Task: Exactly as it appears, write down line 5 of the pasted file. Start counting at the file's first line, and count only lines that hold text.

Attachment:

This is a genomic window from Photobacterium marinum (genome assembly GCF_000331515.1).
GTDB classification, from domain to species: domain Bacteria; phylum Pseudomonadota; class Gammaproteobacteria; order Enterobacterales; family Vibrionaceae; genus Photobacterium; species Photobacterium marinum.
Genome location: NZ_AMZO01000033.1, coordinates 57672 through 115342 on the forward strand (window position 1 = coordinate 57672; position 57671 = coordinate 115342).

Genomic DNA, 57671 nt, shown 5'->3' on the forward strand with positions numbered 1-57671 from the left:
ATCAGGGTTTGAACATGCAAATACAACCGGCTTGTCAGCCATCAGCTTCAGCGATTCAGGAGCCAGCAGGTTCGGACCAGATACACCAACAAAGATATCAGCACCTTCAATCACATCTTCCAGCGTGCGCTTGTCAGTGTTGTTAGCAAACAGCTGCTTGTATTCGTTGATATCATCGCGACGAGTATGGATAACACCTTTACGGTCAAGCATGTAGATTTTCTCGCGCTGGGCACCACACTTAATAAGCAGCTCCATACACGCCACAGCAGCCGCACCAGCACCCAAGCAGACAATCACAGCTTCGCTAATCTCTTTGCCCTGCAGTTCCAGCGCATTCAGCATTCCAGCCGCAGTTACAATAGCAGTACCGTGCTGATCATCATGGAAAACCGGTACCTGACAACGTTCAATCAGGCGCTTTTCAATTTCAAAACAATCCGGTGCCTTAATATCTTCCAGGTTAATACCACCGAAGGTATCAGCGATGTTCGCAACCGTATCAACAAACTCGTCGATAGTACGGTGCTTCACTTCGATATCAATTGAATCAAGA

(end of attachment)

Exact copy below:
ATCAGGGTTTGAACATGCAAATACAACCGGCTTGTCAGCCATCAGCTTCAGCGATTCAGGAGCCAGCAGGTTCGGACCAGATACACCAACAAAGATATCAGCACCTTCAATCACATCTTCCAGCGTGCGCTTGTCAGTGTTGTTAGCAAACAGCTGCTTGTATTCGTTGATATCATCGCGACGAGTATGGATAACACCTTTACGGTCAAGCATGTAGATTTTCTCGCGCTGGGCACCACACTTAATAAGCAGCTCCATACACGCCACAGCAGCCGCACCAGCACCCAAGCAGACAATCACAGCTTCGCTAATCTCTTTGCCCTGCAGTTCCAGCGCATTCAGCATTCCAGCCGCAGTTACAATAGCAGTACCGTGCTGATCATCATGGAAAACCGGTACCTGACAACGTTCAATCAGGCGCTTTTCAATTTCAAAACAATCCGGTGCCTTAATATCTTCCAGGTTAATACCACCGAAGGTATCAGCGATGTTCGCAACCGTATCAACAAACTCGTCGATAGTACGGTGCTTCACTTCGATATCAATTGAATCAAGA